On October 20, 2014 the Office for Human Research Protections (OHRP) released a draft guidance on how to apply the Department of Health and Human Services (HHS) regulations on protecting human subjects (45 CFR Part 46) who participate in research studies intended to evaluate risks of treatments or procedures commonly used by healthcare professionals and recognized as “standard of care.” In standard-of-care research (or comparative effectiveness research), participants are randomized to receive one of two (or more) treatments that are accepted by medical experts as appropriate treatments for a given disease or condition.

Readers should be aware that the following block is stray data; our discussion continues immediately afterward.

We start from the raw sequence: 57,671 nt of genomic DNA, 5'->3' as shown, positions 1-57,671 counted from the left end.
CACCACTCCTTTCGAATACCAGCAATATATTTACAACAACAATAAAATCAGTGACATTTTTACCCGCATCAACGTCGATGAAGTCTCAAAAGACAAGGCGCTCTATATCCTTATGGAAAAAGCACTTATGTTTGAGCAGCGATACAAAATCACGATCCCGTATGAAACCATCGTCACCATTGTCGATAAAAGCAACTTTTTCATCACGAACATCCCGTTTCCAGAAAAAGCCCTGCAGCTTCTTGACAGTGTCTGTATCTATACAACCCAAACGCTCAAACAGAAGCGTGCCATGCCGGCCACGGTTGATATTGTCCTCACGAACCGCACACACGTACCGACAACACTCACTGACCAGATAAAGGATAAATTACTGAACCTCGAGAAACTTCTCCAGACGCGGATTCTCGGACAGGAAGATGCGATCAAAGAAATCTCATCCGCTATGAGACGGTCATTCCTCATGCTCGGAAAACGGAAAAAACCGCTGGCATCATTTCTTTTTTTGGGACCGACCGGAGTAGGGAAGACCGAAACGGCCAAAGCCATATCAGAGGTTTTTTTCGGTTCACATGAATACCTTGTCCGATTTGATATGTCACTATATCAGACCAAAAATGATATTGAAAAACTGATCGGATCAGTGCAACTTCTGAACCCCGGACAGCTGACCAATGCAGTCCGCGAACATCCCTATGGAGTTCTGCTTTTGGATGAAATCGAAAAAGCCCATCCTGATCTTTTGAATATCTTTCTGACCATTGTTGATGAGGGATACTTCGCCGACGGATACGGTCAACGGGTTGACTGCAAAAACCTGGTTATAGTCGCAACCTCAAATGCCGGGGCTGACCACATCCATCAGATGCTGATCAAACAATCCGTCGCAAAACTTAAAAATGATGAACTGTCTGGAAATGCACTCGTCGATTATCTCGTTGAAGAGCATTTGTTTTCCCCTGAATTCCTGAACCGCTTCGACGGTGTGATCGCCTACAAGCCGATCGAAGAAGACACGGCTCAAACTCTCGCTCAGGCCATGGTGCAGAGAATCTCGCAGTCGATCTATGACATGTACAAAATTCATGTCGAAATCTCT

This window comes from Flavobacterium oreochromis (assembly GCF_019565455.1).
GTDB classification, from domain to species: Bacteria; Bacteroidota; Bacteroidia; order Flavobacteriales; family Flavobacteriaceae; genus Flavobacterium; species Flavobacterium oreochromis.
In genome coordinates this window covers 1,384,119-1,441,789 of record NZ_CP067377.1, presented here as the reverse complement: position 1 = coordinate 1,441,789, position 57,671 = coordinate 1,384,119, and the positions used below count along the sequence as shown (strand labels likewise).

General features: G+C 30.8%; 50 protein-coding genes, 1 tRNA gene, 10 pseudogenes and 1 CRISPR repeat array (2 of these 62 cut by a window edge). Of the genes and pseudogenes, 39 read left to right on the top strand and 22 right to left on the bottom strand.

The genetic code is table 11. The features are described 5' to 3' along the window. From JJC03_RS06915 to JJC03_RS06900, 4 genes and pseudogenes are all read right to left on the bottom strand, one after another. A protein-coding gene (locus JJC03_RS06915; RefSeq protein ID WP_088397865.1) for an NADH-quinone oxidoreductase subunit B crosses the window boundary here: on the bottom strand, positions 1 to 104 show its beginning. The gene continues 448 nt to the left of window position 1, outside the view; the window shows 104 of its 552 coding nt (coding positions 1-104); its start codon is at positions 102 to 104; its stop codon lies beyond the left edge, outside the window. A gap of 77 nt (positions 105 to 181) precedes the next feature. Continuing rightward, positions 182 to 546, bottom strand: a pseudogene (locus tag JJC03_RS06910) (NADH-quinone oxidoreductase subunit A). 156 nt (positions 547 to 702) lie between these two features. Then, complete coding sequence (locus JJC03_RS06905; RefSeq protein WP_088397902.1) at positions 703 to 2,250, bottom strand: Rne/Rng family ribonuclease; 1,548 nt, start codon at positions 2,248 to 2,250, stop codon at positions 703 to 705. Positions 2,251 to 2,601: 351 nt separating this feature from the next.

Because treatments assigned to some participants might be different than the treatments they would have been assigned if they were not participating in the study, and the risks associated with one treatment might be different from the risks associated with another treatment, the OHRP recommends that these risks be fully described to potential participants as a part of the informed consent process.
Click here for the full draft guidance: Draft Guidance on Disclosing Reasonably Foreseeable Risks in Research Evaluating Standards of Care
The Institute of Medicine is planning a two-day public workshop in December to discuss human subjects protections in standard-of-care research. Click here for more information.